|Publication number||US4724165 A|
|Application number||US 06/912,311|
|Publication date||Feb 9, 1988|
|Filing date||Sep 29, 1986|
|Priority date||Oct 9, 1985|
|Also published as||DE3536040C1|
|Publication number||06912311, 912311, US 4724165 A, US 4724165A, US-A-4724165, US4724165 A, US4724165A|
|Inventors||Roland Schnettler, Hans J. May|
|Original Assignee||Roland Schnettler, May Hans J|
|Export Citation||BiBTeX, EndNote, RefMan|
|Patent Citations (4), Non-Patent Citations (2), Referenced by (2), Classifications (13), Legal Events (5)|
|External Links: USPTO, USPTO Assignment, Espacenet|
The invention relates to a process and apparatus for coating metal strips on both sides with an enamel base coat and, at least on one side, with an enamel top coat applied over the base coat, by continuously passing the strips in a contactless manner through furnaces with heating and cooling zones.
A process is known in which the metal strips, which are coated on both sides, preferably with a slurry for producing an enamel base coat, are continuously passed through a horizontal furnace with a preheating zone, a baking zone and a subsequent cooling zone. As a rule, an enamel base coat is applied first to both sides of the metal strip in a first furnace and an enamel top coat made of slurry or powder is subsequently applied to one side of the strip in a second baking furnace of the same type.
Due to the fact that the metal strips are horizontally guided at baking temperatures in the furnace ranging from 700° to 900° C., the freely suspended loop in the furnace sags considerably. Thus, the maximum length of the baking furnace is limited by the tensile load on the strip in the freely suspended loop. Furthermore, this results in different spacings relative to the burners or burner tubes, which are arranged in the furnace in the longitudinal direction of a fixed, predetermined curve of sag. As a result, a constant baking temperature and uniform enamel quality cannot always be assured at high operating speeds of the equipment. Furthermore, the inlet and outlet openings on the baking furnace have to be dimensioned relatively large, so that such furnaces have high heat losses. Moreover, the efficiency of such a plant is relatively low due to the limited length of the furnace.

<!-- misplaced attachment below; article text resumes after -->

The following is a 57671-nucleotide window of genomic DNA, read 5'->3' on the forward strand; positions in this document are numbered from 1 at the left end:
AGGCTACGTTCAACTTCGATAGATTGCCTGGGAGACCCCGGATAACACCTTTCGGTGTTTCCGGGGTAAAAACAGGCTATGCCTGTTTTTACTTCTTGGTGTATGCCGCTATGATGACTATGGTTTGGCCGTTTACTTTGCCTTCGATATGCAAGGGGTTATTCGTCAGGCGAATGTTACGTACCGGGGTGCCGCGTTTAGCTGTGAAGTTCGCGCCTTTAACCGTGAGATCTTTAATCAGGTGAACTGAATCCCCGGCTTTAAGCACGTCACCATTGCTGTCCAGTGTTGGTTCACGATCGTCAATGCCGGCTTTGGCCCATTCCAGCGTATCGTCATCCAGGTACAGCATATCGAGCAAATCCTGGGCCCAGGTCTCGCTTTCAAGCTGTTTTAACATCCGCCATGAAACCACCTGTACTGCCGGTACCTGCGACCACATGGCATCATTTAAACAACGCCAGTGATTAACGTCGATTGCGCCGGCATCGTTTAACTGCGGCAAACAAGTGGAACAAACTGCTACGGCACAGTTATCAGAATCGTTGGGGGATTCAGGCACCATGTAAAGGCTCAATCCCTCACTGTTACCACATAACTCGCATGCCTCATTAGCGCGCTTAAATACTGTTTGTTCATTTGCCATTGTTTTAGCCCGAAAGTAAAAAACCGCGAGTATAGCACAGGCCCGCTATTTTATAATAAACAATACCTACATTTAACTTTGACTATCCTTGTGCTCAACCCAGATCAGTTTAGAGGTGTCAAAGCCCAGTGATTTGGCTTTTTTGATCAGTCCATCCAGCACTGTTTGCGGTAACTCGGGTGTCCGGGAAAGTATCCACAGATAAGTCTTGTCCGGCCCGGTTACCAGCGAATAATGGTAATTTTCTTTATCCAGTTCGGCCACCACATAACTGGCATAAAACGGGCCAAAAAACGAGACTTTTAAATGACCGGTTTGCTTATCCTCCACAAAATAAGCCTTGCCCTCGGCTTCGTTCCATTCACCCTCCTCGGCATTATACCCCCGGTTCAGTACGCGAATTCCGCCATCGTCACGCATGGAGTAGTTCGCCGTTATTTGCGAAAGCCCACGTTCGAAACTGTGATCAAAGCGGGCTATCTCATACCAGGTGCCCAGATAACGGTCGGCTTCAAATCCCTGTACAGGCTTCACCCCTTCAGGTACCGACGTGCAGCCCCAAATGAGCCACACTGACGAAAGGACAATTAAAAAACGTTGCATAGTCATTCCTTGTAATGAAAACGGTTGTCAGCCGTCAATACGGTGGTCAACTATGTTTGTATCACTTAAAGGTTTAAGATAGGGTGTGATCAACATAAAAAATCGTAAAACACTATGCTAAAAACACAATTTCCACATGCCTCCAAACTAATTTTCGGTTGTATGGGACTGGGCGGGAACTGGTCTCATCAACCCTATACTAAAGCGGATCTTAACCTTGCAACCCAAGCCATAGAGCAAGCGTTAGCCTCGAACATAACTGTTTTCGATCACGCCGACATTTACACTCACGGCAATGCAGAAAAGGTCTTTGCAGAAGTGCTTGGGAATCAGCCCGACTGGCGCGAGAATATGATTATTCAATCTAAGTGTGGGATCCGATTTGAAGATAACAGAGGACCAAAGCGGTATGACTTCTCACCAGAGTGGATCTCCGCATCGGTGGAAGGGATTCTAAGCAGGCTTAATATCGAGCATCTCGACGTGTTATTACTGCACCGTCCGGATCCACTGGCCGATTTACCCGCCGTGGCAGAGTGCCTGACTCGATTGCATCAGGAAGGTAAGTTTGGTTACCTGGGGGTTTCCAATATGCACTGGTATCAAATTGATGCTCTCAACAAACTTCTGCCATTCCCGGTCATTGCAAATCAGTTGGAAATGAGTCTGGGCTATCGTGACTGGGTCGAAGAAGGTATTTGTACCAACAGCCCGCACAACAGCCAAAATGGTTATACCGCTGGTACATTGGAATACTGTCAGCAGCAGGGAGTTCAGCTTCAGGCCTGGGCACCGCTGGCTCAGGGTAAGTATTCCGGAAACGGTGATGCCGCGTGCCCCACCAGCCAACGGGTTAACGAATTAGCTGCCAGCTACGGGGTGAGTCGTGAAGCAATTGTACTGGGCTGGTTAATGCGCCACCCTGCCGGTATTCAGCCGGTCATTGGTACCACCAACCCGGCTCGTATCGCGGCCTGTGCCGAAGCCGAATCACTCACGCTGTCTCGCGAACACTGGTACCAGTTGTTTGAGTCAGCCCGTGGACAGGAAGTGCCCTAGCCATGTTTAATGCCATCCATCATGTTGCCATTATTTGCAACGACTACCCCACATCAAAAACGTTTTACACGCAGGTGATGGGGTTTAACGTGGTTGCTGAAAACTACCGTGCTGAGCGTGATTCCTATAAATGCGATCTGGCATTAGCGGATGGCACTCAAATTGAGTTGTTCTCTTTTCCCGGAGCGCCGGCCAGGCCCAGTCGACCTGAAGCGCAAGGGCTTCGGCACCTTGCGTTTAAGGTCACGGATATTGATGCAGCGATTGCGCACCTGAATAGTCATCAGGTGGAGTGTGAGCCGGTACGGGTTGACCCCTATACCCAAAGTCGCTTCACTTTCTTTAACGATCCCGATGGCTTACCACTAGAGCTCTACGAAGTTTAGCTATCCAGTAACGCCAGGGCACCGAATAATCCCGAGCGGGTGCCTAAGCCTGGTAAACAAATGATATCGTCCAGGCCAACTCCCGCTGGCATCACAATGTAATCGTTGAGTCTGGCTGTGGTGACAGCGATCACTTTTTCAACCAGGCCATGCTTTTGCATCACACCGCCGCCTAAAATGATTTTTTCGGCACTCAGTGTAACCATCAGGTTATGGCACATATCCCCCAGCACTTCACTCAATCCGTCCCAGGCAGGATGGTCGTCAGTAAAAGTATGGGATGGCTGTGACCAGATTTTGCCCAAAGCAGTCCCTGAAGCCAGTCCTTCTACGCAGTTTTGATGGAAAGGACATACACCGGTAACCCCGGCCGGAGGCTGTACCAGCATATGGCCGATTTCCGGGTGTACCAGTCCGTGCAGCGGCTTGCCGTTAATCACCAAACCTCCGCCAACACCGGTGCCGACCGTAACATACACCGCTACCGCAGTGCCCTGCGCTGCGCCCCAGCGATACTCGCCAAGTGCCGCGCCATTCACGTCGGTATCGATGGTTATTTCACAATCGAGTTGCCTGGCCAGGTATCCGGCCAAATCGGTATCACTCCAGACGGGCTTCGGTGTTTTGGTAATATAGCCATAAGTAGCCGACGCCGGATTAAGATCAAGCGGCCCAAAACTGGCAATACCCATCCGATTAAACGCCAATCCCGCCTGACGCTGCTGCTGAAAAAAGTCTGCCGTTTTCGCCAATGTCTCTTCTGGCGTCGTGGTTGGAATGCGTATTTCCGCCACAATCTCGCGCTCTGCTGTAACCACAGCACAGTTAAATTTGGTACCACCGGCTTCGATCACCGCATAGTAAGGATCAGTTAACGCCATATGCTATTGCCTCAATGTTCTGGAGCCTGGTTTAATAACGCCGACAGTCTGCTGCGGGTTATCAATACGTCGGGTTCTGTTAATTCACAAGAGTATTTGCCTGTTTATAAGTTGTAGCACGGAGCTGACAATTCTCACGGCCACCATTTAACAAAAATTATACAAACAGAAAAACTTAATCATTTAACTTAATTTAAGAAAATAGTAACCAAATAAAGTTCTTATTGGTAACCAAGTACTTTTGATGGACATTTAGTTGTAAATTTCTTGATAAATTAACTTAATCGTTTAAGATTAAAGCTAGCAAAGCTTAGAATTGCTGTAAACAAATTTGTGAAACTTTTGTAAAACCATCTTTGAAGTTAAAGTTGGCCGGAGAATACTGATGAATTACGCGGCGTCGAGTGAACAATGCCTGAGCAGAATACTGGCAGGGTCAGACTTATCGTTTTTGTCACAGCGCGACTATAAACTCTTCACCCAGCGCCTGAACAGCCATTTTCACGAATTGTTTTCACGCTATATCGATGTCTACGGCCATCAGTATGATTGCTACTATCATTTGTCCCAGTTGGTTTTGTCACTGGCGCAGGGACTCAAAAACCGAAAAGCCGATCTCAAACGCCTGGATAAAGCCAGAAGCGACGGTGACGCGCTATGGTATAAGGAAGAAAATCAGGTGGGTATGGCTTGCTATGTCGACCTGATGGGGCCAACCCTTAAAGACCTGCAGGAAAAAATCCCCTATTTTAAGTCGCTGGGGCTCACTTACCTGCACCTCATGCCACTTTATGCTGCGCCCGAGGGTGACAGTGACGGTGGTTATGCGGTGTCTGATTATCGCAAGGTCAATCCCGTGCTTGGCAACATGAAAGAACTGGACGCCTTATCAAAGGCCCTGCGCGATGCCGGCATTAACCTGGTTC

Accordingly, it is an object of the invention to provide a more efficient and qualitatively enhanced process and apparatus for coating strips on both sides with an enamel base coat and at least on one side with an enamel top coat.